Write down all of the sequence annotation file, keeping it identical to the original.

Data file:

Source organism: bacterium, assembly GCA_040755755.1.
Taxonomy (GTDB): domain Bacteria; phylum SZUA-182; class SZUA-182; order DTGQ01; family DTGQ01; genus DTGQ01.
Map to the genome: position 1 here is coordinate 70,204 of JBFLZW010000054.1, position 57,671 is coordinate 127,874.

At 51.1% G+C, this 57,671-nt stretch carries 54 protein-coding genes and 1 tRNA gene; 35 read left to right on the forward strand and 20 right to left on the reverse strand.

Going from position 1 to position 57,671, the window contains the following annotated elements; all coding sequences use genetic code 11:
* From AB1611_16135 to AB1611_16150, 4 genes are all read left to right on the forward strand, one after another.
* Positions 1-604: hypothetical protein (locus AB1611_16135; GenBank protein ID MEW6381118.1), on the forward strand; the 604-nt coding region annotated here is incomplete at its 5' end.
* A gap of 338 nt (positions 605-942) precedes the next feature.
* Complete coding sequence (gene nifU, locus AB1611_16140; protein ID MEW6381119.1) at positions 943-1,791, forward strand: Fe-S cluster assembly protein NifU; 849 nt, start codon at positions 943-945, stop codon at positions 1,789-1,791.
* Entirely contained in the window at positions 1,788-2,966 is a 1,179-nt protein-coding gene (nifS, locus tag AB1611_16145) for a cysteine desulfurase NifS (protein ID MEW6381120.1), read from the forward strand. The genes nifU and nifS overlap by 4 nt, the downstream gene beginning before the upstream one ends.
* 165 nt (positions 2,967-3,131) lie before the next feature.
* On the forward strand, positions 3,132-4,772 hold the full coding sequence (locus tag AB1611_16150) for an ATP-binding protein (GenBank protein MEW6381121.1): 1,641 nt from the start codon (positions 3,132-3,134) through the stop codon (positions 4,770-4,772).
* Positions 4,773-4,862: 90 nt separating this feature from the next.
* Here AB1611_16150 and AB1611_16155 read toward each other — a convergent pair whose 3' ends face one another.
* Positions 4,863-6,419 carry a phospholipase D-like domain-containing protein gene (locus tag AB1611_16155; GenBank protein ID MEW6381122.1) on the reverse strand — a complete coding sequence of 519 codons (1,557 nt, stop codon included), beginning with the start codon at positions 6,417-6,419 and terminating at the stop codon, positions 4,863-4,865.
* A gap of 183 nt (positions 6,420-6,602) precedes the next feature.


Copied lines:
Source organism: bacterium, assembly GCA_040755755.1.
Taxonomy (GTDB): domain Bacteria; phylum SZUA-182; class SZUA-182; order DTGQ01; family DTGQ01; genus DTGQ01.
Map to the genome: position 1 here is coordinate 70,204 of JBFLZW010000054.1, position 57,671 is coordinate 127,874.

At 51.1% G+C, this 57,671-nt stretch carries 54 protein-coding genes and 1 tRNA gene; 35 read left to right on the forward strand and 20 right to left on the reverse strand.

Going from position 1 to position 57,671, the window contains the following annotated elements; all coding sequences use genetic code 11:
* From AB1611_16135 to AB1611_16150, 4 genes are all read left to right on the forward strand, one after another.
* Positions 1-604: hypothetical protein (locus AB1611_16135; GenBank protein ID MEW6381118.1), on the forward strand; the 604-nt coding region annotated here is incomplete at its 5' end.
* A gap of 338 nt (positions 605-942) precedes the next feature.
* Complete coding sequence (gene nifU, locus AB1611_16140; protein ID MEW6381119.1) at positions 943-1,791, forward strand: Fe-S cluster assembly protein NifU; 849 nt, start codon at positions 943-945, stop codon at positions 1,789-1,791.
* Entirely contained in the window at positions 1,788-2,966 is a 1,179-nt protein-coding gene (nifS, locus tag AB1611_16145) for a cysteine desulfurase NifS (protein ID MEW6381120.1), read from the forward strand. The genes nifU and nifS overlap by 4 nt, the downstream gene beginning before the upstream one ends.
* 165 nt (positions 2,967-3,131) lie before the next feature.
* On the forward strand, positions 3,132-4,772 hold the full coding sequence (locus tag AB1611_16150) for an ATP-binding protein (GenBank protein MEW6381121.1): 1,641 nt from the start codon (positions 3,132-3,134) through the stop codon (positions 4,770-4,772).
* Positions 4,773-4,862: 90 nt separating this feature from the next.
* Here AB1611_16150 and AB1611_16155 read toward each other — a convergent pair whose 3' ends face one another.
* Positions 4,863-6,419 carry a phospholipase D-like domain-containing protein gene (locus tag AB1611_16155; GenBank protein ID MEW6381122.1) on the reverse strand — a complete coding sequence of 519 codons (1,557 nt, stop codon included), beginning with the start codon at positions 6,417-6,419 and terminating at the stop codon, positions 4,863-4,865.
* A gap of 183 nt (positions 6,420-6,602) precedes the next feature.